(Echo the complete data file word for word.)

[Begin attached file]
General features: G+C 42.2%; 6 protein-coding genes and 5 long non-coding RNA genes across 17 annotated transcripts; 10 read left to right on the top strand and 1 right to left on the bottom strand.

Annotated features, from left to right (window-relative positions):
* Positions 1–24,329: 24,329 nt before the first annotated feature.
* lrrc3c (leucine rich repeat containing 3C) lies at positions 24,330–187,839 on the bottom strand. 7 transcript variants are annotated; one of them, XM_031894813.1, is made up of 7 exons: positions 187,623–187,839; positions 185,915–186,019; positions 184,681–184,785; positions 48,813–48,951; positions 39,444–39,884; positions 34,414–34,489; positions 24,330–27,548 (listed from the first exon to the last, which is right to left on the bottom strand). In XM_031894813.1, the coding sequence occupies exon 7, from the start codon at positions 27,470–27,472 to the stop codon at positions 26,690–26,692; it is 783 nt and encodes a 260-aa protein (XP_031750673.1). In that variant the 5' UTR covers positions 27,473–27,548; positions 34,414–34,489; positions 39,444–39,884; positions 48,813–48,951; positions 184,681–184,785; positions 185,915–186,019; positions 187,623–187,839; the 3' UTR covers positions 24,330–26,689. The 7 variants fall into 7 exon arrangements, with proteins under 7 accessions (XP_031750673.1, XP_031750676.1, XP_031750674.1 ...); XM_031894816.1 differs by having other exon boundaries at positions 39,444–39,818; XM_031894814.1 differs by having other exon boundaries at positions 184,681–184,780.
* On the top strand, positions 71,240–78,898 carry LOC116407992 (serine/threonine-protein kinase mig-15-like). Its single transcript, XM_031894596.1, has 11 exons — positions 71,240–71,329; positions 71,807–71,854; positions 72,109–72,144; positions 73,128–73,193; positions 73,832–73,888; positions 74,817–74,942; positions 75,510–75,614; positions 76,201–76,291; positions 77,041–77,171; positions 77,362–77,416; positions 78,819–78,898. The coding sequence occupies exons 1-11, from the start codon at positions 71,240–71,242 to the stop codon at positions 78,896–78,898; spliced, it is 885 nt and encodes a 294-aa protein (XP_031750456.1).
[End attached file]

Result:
General features: G+C 42.2%; 6 protein-coding genes and 5 long non-coding RNA genes across 17 annotated transcripts; 10 read left to right on the top strand and 1 right to left on the bottom strand.

Annotated features, from left to right (window-relative positions):
* Positions 1–24,329: 24,329 nt before the first annotated feature.
* lrrc3c (leucine rich repeat containing 3C) lies at positions 24,330–187,839 on the bottom strand. 7 transcript variants are annotated; one of them, XM_031894813.1, is made up of 7 exons: positions 187,623–187,839; positions 185,915–186,019; positions 184,681–184,785; positions 48,813–48,951; positions 39,444–39,884; positions 34,414–34,489; positions 24,330–27,548 (listed from the first exon to the last, which is right to left on the bottom strand). In XM_031894813.1, the coding sequence occupies exon 7, from the start codon at positions 27,470–27,472 to the stop codon at positions 26,690–26,692; it is 783 nt and encodes a 260-aa protein (XP_031750673.1). In that variant the 5' UTR covers positions 27,473–27,548; positions 34,414–34,489; positions 39,444–39,884; positions 48,813–48,951; positions 184,681–184,785; positions 185,915–186,019; positions 187,623–187,839; the 3' UTR covers positions 24,330–26,689. The 7 variants fall into 7 exon arrangements, with proteins under 7 accessions (XP_031750673.1, XP_031750676.1, XP_031750674.1 ...); XM_031894816.1 differs by having other exon boundaries at positions 39,444–39,818; XM_031894814.1 differs by having other exon boundaries at positions 184,681–184,780.
* On the top strand, positions 71,240–78,898 carry LOC116407992 (serine/threonine-protein kinase mig-15-like). Its single transcript, XM_031894596.1, has 11 exons — positions 71,240–71,329; positions 71,807–71,854; positions 72,109–72,144; positions 73,128–73,193; positions 73,832–73,888; positions 74,817–74,942; positions 75,510–75,614; positions 76,201–76,291; positions 77,041–77,171; positions 77,362–77,416; positions 78,819–78,898. The coding sequence occupies exons 1-11, from the start codon at positions 71,240–71,242 to the stop codon at positions 78,896–78,898; spliced, it is 885 nt and encodes a 294-aa protein (XP_031750456.1).